Jerome: A lot of the times the music I engage with now is just through a computer. You have everything at your fingertips and you just call on any genre or era. It’s amazing that we didn’t have this reality, certainly not 10 years ago when I got into this. I got into this because it felt very secretive to me and having a DJ gather music still felt very valuable and rare. I was younger, I’m going out and whatever, I was like oh that’s cool I would like to contribute to that craft or that art form. And still, an awesome DJ will have unreleased promos or just have great music and that’s still enjoyable to me but it’s unfortunate to me how it’s a little cheapened by the fact that I could make you all a great mix or playlist or you all could just pull out your phone and have your own 20 song playlist that you like better than anything I could do for you. What’s the point?
Mike: What’s the role of the DJ? Cause to me that suggests, why would I go to a place where I would play the same music you already have and know or listen to any time on the radio or whatever streaming services you prefer? That’s why I think our move is to dig deeper into a forgotten or lost catalogue or generation of music that consumers nowadays might not have paid attention to or been exposed to and finding songs from that era that sound modern, sound timeless and really get people moving. And that to me is the joy is playing a song that people never heard of that might be one of their favorite songs. I can go to any bar tomorrow night as a DJ and bring a USB drive with Lizzo and Drake and people would dance and sing along. But where’s the fun in that? That’s just shooting a fish in a barrel.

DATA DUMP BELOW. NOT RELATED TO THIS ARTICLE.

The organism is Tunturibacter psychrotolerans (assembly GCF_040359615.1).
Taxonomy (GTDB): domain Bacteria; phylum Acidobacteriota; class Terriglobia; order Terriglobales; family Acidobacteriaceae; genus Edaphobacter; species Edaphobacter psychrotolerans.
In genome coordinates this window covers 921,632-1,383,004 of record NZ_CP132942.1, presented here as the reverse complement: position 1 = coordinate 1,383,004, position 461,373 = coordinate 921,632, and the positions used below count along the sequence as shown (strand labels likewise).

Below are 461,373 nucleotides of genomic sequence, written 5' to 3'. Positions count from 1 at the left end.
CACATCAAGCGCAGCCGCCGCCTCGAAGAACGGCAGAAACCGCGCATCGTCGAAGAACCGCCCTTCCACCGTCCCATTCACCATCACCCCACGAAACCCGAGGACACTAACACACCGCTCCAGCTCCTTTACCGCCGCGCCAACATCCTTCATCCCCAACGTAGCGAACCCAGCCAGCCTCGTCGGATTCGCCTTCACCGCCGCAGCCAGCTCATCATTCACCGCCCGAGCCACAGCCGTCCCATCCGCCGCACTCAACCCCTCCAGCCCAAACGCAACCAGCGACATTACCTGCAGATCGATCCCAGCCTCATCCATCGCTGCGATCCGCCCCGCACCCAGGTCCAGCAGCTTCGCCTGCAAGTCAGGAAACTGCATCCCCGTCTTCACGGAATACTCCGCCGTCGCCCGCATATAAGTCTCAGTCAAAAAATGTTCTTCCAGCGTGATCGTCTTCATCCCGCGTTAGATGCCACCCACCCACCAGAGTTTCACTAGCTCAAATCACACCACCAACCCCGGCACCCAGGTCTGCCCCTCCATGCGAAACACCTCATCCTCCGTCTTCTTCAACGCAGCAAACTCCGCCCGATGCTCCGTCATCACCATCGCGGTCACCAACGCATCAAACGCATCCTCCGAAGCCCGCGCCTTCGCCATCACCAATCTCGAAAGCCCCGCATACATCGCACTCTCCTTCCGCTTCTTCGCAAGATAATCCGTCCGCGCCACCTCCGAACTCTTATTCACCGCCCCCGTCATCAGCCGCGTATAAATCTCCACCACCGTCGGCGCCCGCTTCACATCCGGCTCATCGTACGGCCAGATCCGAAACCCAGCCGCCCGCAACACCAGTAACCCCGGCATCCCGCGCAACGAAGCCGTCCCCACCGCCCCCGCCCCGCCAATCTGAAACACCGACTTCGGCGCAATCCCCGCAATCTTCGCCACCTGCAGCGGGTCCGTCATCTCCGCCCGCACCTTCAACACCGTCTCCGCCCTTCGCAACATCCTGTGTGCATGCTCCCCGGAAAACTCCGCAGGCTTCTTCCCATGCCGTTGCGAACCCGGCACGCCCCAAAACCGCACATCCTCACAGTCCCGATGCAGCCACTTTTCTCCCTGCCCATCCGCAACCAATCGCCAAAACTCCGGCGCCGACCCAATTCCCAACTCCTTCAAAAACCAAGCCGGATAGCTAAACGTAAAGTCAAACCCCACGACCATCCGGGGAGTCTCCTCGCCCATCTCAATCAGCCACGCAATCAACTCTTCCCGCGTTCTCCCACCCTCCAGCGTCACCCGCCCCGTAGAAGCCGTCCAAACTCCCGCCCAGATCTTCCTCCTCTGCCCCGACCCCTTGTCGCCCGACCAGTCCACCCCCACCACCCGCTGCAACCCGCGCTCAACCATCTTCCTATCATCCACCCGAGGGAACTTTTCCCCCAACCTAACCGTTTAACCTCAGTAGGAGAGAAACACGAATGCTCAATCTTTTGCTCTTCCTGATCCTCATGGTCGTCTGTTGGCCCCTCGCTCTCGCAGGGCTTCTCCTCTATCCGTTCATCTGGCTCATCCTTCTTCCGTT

You want to introduce people to new music?
Mike: I want to introduce people to music that’s worth their time. I want to introduce people to music that I think is worthwhile for them. To me, that suggests a level of curation and understanding how things are put together in a DJ set, and nowadays if I don’t play a song immediately then I’m gonna have the same person come up to me 2 songs later asking why their request wasn’t made so it’s a really delicate balancing act.
Why are young people not going out as much?
Mike: People who historically are able to go out nowadays are seeing they do not have the financial means to do so. You talk about people who are young enough to want to stay out all night, but those people are saddled with student debt, might not have great jobs. Might have high rents, might have costs of living expenses that might not have been there 5 or 10 years ago. Covers haven't gone down. When you go out to a club, you’re gonna spend a lot of money. You’re talking about a $20 cover just to walk in the door, it’s not like beer is $3. Beer is $6 or $7 or $8. The industry hasn’t quite shifted. They just don’t have the fucking money, and I don’t blame them. I don’t have the money; I can’t do that every week. That’s why we try to keep our events as affordable as possible. If it’s a $10 walk in fee, make it BYOB. Save some money somewhere. You don’t want to hit these people over the head. They’re leaving the comfort of their own home. Let’s make it an enjoyable experience where they don’t feel like they’re getting ripped off.
What are your goals?
Mike: Make enough money to buy a really nice rotary mixer. Have a loft somewhere where I can spin all the records I want really loud and invite people to come over and listen to them. I don’t need to be playing Smartbar every week, I don’t need to be a gigging working DJ. My goal is to do whatever the fuck I want. I don’t aspire to be on any regular radio rotation, tour, anything like that. I want people to like what we play and that’s about it.
Check Out Jackersize’s mixes, DJ videos, and their weekly Spotify playlist “Red Hot Records” at stylinoutnetwork.com/jackersize